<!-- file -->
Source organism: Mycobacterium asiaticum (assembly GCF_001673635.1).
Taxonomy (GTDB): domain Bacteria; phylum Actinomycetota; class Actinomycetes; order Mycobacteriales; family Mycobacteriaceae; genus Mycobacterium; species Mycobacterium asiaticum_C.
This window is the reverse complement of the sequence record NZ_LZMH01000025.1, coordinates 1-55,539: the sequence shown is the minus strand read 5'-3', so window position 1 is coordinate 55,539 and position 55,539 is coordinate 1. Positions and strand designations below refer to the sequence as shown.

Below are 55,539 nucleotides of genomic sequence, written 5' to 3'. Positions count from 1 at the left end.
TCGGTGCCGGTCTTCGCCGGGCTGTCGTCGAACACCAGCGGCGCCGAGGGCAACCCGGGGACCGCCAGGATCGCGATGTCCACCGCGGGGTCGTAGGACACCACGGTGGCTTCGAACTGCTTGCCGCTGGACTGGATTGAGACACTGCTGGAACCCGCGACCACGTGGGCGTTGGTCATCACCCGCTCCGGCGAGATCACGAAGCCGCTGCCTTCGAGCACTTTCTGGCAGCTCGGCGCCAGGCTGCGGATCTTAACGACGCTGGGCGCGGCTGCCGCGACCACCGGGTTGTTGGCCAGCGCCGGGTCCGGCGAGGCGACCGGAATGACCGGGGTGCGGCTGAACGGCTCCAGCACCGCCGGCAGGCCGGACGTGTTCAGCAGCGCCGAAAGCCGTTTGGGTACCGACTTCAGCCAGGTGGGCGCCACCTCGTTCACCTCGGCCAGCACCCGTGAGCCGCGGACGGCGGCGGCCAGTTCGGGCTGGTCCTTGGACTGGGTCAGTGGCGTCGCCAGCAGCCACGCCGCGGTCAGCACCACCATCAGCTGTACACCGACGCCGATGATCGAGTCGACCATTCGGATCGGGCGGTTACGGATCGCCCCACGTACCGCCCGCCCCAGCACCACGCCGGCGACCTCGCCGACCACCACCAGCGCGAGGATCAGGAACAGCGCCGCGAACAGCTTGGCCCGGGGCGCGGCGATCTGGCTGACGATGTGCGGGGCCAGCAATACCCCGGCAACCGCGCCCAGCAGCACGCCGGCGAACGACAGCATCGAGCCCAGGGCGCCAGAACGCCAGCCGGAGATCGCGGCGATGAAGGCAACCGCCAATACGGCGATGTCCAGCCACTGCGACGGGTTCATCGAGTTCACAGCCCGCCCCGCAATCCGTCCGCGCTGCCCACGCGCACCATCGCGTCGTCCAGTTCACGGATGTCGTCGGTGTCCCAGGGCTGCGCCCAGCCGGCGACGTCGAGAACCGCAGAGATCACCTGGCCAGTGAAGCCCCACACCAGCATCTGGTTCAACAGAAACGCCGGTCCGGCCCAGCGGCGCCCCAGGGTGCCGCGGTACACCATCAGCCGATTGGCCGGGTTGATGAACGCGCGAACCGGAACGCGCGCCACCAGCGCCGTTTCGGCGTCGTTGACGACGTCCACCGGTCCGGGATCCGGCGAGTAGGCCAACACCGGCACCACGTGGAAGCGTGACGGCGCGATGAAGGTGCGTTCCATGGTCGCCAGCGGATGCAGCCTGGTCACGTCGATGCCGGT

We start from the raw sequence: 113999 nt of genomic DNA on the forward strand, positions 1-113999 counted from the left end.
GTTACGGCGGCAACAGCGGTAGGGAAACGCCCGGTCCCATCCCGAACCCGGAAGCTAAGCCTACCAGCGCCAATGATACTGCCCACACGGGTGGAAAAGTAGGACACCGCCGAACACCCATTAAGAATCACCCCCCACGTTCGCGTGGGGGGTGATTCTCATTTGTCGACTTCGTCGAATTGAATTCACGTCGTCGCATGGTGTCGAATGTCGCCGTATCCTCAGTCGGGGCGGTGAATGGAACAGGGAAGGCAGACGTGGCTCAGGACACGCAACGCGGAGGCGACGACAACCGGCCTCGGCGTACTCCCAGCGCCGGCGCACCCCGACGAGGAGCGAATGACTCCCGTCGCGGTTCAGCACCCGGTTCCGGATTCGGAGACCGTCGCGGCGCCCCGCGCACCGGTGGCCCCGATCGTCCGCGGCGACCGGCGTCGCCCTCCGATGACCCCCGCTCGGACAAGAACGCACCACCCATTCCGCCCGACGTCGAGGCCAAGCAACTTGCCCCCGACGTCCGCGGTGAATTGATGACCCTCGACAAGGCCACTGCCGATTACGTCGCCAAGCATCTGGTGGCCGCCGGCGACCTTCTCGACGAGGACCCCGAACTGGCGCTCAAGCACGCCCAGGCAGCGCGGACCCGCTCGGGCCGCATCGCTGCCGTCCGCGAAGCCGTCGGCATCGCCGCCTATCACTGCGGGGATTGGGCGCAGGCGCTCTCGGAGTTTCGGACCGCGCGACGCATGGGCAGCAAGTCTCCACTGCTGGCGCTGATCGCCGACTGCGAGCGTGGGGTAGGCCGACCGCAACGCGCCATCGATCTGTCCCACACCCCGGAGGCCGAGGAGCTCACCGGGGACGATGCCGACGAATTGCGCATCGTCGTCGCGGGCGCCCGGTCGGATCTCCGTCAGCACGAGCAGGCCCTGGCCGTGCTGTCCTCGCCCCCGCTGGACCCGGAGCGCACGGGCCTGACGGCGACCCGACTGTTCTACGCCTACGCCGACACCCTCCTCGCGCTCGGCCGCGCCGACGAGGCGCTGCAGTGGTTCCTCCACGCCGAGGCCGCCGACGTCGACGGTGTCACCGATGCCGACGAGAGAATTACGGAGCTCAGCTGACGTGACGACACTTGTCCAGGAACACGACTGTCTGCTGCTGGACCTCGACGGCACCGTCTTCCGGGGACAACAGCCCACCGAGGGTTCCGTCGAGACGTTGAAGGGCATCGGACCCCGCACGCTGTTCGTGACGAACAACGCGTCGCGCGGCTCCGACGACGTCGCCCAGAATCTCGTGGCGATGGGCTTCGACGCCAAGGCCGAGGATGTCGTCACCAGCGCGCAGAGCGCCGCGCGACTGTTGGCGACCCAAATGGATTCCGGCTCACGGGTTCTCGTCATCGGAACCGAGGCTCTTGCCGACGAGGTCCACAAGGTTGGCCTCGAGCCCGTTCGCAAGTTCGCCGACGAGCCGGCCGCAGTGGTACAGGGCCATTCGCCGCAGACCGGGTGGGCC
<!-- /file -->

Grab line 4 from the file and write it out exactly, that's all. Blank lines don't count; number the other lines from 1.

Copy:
Below are 55,539 nucleotides of genomic sequence, written 5' to 3'. Positions count from 1 at the left end.